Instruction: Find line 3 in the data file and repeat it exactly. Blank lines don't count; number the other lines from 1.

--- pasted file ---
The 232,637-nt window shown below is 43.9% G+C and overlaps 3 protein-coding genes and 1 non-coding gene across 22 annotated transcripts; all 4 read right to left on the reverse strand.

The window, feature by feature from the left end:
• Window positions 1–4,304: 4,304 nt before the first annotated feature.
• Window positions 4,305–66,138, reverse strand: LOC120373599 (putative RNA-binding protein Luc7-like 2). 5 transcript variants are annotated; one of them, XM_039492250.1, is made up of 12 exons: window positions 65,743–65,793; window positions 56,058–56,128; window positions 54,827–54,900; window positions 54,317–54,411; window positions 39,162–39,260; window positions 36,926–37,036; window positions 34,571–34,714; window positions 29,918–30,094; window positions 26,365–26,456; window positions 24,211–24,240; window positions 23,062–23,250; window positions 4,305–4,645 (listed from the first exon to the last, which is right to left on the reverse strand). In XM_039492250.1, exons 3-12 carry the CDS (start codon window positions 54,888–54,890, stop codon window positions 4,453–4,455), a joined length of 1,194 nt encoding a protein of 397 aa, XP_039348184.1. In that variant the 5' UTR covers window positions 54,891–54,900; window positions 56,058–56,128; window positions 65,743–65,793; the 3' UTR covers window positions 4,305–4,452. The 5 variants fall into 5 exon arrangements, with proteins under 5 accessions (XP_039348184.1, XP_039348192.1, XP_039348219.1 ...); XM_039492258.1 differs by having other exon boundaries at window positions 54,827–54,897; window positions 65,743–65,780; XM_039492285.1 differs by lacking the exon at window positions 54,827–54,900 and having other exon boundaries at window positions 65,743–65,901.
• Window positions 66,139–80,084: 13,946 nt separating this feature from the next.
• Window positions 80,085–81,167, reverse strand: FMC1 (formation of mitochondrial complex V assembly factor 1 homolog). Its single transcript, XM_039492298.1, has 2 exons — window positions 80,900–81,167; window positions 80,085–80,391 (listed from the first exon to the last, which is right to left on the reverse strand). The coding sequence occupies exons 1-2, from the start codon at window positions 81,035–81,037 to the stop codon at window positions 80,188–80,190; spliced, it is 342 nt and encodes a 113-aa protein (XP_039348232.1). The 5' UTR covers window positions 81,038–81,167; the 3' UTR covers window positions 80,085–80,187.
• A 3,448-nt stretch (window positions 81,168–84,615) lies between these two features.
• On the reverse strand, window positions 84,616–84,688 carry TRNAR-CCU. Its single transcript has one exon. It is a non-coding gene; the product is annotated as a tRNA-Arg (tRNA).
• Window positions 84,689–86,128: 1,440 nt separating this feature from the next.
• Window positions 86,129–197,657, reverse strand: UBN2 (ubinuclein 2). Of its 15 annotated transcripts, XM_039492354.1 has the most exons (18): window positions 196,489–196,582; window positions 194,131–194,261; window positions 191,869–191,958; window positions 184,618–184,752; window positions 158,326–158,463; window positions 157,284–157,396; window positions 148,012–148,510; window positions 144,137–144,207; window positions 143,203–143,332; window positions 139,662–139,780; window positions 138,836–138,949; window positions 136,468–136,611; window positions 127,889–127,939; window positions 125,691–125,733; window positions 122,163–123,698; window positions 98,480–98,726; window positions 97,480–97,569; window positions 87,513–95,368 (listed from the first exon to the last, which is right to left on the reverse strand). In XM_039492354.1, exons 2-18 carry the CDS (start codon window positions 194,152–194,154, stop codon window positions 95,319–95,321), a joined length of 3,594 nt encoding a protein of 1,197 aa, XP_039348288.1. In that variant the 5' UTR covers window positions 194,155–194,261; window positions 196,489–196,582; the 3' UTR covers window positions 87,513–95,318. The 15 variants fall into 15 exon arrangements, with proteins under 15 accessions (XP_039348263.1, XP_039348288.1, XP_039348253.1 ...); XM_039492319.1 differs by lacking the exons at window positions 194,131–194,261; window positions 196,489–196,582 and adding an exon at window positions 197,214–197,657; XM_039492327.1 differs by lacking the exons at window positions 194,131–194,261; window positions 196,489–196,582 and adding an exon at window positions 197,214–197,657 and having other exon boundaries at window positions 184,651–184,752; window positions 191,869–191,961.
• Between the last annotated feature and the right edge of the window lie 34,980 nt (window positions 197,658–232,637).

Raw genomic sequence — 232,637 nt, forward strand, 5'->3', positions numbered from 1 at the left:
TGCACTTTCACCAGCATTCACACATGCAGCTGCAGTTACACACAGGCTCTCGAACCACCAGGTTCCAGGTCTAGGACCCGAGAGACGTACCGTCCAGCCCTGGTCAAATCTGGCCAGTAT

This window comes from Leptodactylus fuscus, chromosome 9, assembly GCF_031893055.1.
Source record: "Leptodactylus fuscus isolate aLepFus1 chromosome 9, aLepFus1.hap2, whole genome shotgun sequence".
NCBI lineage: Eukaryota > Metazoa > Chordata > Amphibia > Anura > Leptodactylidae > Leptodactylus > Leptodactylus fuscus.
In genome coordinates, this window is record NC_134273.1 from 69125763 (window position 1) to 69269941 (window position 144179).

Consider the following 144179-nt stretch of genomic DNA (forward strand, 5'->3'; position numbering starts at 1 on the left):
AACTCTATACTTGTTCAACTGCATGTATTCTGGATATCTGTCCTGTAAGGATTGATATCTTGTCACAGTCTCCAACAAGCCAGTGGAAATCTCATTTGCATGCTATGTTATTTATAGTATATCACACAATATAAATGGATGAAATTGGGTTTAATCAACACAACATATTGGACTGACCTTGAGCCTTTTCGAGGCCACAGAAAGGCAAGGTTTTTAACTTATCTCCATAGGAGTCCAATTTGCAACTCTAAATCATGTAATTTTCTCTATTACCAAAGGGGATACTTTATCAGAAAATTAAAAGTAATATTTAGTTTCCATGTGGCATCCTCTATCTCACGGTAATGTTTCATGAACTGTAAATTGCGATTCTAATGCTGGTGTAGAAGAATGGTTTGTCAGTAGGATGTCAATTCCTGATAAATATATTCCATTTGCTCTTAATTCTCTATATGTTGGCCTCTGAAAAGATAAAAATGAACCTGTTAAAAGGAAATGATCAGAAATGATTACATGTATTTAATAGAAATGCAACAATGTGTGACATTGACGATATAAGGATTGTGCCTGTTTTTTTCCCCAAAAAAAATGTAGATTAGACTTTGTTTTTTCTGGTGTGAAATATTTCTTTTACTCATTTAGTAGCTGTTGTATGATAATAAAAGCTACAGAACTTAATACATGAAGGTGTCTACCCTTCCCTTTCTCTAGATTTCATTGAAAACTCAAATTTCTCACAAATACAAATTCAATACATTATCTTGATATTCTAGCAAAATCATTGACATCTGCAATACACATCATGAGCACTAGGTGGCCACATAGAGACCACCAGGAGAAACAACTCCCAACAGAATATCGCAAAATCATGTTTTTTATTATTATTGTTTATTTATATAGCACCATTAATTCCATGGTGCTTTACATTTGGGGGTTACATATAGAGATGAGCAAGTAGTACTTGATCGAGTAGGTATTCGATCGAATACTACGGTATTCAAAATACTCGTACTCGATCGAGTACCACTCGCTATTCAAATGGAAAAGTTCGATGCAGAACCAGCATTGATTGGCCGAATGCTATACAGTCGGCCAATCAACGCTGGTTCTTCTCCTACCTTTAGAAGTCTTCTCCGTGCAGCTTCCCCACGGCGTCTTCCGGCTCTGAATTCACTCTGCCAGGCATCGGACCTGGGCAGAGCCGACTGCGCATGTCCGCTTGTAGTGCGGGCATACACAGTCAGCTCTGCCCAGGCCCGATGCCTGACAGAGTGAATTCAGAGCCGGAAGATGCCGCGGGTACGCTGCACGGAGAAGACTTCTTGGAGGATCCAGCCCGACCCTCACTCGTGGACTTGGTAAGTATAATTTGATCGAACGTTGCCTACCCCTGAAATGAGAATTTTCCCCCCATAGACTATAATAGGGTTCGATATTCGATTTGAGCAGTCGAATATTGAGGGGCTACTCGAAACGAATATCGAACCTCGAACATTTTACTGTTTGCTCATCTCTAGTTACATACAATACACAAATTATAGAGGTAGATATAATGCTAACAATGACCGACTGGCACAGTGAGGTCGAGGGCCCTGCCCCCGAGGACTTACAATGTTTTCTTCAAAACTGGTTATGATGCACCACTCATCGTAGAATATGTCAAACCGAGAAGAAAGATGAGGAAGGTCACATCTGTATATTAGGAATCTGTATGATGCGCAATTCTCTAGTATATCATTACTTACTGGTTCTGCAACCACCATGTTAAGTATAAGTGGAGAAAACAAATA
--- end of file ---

• Window positions 1–4,304: 4,304 nt before the first annotated feature.